PARIS – Airbus has presented three visual concepts for emission-free aircraft that will run on hydrogen.
It is the aircraft manufacturer’s recent drive to bring the public’s attention to its “zero emissions” ambitions as European governments push for cleaner technology in their post-COVID recovery plans.
Airbus has set a 2035 deadline to bring a carbon-free airliner into service, which a target engine maker like Safran has said is ambitious.
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The “ZEROe” initiative includes concepts for two conventional-looking aircraft: a turbofan engine that can carry 120 to 200 people over 2,000 nautical miles (3,700 km) and a turboprop that can carry up to 100 people over 1,000 nautical miles.
Unlike normal airplanes, the engines would be adapted to burn liquid hydrogen stored in the rear fuselage.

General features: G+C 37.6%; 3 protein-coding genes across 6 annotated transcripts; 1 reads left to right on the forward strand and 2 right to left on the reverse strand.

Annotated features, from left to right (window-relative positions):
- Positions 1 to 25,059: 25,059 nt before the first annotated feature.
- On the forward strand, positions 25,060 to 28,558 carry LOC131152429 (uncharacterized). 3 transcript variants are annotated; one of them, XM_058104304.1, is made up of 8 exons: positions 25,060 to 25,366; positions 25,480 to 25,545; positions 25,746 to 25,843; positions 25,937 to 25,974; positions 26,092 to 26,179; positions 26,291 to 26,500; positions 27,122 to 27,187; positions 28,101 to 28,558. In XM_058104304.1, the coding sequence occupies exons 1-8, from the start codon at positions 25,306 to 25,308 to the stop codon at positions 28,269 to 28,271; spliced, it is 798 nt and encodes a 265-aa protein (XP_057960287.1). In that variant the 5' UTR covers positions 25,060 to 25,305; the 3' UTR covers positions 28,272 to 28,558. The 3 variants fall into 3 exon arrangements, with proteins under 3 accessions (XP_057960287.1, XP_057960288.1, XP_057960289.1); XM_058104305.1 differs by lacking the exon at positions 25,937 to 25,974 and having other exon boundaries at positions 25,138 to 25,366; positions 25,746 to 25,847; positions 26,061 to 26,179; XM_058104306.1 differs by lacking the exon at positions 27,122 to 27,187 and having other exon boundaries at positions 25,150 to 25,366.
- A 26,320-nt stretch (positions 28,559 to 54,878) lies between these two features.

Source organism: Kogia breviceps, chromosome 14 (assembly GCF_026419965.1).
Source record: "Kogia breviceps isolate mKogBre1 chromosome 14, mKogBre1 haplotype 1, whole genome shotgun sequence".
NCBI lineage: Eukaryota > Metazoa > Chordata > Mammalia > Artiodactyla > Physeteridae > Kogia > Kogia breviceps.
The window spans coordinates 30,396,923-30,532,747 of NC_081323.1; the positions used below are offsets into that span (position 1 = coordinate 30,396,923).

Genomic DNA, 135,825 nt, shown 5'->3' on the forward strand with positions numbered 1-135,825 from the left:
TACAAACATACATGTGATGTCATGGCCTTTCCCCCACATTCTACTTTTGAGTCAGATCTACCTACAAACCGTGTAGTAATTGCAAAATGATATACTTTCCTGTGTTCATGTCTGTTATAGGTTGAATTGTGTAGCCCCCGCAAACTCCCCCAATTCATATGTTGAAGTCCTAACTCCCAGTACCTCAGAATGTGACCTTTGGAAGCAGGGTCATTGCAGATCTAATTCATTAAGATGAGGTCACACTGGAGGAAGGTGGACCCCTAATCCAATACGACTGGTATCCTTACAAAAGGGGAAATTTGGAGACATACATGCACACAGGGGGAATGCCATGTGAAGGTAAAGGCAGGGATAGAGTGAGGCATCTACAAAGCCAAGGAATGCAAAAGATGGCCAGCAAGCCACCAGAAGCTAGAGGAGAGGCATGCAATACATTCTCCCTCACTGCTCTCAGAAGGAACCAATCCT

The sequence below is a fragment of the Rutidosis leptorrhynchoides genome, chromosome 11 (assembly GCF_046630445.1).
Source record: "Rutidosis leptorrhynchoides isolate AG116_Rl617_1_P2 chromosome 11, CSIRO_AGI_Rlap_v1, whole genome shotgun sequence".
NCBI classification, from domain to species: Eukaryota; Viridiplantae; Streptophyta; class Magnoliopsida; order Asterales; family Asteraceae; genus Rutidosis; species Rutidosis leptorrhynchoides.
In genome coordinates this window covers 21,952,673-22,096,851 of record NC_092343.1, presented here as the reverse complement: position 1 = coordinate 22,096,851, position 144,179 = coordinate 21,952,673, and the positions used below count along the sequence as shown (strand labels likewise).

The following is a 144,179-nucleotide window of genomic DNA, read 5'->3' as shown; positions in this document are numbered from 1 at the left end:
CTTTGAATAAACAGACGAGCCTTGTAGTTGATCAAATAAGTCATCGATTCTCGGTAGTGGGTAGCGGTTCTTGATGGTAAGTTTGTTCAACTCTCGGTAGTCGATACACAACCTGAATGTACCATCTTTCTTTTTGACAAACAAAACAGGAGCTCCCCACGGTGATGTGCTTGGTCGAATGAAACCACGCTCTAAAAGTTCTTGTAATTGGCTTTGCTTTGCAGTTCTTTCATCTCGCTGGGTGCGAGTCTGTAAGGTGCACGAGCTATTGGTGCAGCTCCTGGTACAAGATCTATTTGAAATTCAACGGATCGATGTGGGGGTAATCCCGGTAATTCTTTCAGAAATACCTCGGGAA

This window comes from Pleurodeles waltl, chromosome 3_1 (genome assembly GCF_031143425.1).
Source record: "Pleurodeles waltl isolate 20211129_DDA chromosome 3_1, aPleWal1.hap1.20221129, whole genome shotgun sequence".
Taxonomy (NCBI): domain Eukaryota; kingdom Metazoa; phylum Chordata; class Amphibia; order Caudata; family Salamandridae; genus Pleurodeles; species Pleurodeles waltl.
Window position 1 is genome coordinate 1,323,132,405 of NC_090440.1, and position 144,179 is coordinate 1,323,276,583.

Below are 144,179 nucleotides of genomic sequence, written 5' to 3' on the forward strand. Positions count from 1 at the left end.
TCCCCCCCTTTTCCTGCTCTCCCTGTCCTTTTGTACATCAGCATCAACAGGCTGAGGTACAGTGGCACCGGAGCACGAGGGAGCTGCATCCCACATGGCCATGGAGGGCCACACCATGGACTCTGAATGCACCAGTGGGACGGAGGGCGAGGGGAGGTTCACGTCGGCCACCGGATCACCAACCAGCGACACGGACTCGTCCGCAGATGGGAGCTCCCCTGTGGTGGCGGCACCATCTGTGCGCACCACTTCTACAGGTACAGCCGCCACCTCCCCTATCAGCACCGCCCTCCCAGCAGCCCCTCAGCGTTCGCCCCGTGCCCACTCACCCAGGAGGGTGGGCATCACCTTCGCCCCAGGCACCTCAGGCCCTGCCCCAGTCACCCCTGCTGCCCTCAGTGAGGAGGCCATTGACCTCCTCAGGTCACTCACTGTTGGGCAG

A third proposal includes a revolutionary “blended wing body” design similar to the one presented in February.
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At the same time, Airbus is working on a demonstrator. First results are expected in 2021.
“With the demonstrator we can judge the most promising architecture,” said Grazia Vittadini, Airbus Chief Technology Officer, in an interview.
“We see it ultimately for all Airbus products.”
To meet its 2035 target, Airbus would have to select technologies by 2025, she said. Other industry executives said such a clean disruption to propulsion could last through 2040.
One of the challenges is to find ways to safely store volatile liquid hydrogen during flight at very cold temperatures.
Airbus rejected concerns that hydrogen was unsafe and called for massive investments in new energy infrastructures.
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While hydrogen has been discussed since the 1970s, it remains too expensive for widespread use. Proponents say that infrastructure investments and increasing demand will bring costs down.
Most of the hydrogen used today is derived from natural gas, which creates carbon emissions.
However, Airbus said the hydrogen used for aviation would be produced from renewable energy sources and obtained from water through electrolysis. It’s a carbon-free process when powered by renewable electricity, but currently more expensive.
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